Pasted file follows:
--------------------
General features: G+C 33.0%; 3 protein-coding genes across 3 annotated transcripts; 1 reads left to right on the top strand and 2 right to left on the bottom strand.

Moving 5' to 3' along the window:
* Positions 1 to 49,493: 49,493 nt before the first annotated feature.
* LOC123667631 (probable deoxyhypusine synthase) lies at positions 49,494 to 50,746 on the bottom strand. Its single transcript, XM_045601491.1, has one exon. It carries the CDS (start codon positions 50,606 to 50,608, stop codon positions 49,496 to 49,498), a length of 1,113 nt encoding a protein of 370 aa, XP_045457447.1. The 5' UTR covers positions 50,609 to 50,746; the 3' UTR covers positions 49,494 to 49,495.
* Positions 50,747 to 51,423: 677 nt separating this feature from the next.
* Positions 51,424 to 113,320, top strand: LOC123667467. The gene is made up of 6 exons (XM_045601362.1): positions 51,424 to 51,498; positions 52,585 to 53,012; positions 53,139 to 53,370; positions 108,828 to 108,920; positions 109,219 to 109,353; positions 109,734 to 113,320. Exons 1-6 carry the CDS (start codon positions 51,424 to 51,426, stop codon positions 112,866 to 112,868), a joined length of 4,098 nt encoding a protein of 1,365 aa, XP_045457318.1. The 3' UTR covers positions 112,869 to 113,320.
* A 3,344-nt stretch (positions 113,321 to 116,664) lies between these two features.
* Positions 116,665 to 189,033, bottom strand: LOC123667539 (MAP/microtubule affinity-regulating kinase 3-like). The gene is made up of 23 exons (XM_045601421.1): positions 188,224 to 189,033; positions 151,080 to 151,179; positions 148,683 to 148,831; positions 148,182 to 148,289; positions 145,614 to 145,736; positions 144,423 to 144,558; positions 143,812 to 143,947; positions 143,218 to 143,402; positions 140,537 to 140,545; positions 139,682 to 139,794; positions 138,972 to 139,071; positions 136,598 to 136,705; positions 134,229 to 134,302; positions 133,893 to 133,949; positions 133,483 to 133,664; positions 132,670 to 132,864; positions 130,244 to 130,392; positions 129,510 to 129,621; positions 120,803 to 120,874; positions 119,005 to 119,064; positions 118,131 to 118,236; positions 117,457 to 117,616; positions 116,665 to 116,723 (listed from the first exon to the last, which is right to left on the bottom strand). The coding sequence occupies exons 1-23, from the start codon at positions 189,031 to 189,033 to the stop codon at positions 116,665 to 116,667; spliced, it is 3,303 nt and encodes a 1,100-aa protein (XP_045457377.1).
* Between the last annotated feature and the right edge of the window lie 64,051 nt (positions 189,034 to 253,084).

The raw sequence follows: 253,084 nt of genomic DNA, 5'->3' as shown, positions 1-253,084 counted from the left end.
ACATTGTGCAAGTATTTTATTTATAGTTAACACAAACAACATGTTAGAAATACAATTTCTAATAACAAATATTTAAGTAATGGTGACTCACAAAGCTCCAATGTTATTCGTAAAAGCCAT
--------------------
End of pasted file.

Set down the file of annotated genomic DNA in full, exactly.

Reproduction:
General features: G+C 33.0%; 3 protein-coding genes across 3 annotated transcripts; 1 reads left to right on the top strand and 2 right to left on the bottom strand.

Moving 5' to 3' along the window:
* Positions 1 to 49,493: 49,493 nt before the first annotated feature.
* LOC123667631 (probable deoxyhypusine synthase) lies at positions 49,494 to 50,746 on the bottom strand. Its single transcript, XM_045601491.1, has one exon. It carries the CDS (start codon positions 50,606 to 50,608, stop codon positions 49,496 to 49,498), a length of 1,113 nt encoding a protein of 370 aa, XP_045457447.1. The 5' UTR covers positions 50,609 to 50,746; the 3' UTR covers positions 49,494 to 49,495.
* Positions 50,747 to 51,423: 677 nt separating this feature from the next.
* Positions 51,424 to 113,320, top strand: LOC123667467. The gene is made up of 6 exons (XM_045601362.1): positions 51,424 to 51,498; positions 52,585 to 53,012; positions 53,139 to 53,370; positions 108,828 to 108,920; positions 109,219 to 109,353; positions 109,734 to 113,320. Exons 1-6 carry the CDS (start codon positions 51,424 to 51,426, stop codon positions 112,866 to 112,868), a joined length of 4,098 nt encoding a protein of 1,365 aa, XP_045457318.1. The 3' UTR covers positions 112,869 to 113,320.
* A 3,344-nt stretch (positions 113,321 to 116,664) lies between these two features.
* Positions 116,665 to 189,033, bottom strand: LOC123667539 (MAP/microtubule affinity-regulating kinase 3-like). The gene is made up of 23 exons (XM_045601421.1): positions 188,224 to 189,033; positions 151,080 to 151,179; positions 148,683 to 148,831; positions 148,182 to 148,289; positions 145,614 to 145,736; positions 144,423 to 144,558; positions 143,812 to 143,947; positions 143,218 to 143,402; positions 140,537 to 140,545; positions 139,682 to 139,794; positions 138,972 to 139,071; positions 136,598 to 136,705; positions 134,229 to 134,302; positions 133,893 to 133,949; positions 133,483 to 133,664; positions 132,670 to 132,864; positions 130,244 to 130,392; positions 129,510 to 129,621; positions 120,803 to 120,874; positions 119,005 to 119,064; positions 118,131 to 118,236; positions 117,457 to 117,616; positions 116,665 to 116,723 (listed from the first exon to the last, which is right to left on the bottom strand). The coding sequence occupies exons 1-23, from the start codon at positions 189,031 to 189,033 to the stop codon at positions 116,665 to 116,667; spliced, it is 3,303 nt and encodes a 1,100-aa protein (XP_045457377.1).
* Between the last annotated feature and the right edge of the window lie 64,051 nt (positions 189,034 to 253,084).

The raw sequence follows: 253,084 nt of genomic DNA, 5'->3' as shown, positions 1-253,084 counted from the left end.
ACATTGTGCAAGTATTTTATTTATAGTTAACACAAACAACATGTTAGAAATACAATTTCTAATAACAAATATTTAAGTAATGGTGACTCACAAAGCTCCAATGTTATTCGTAAAAGCCAT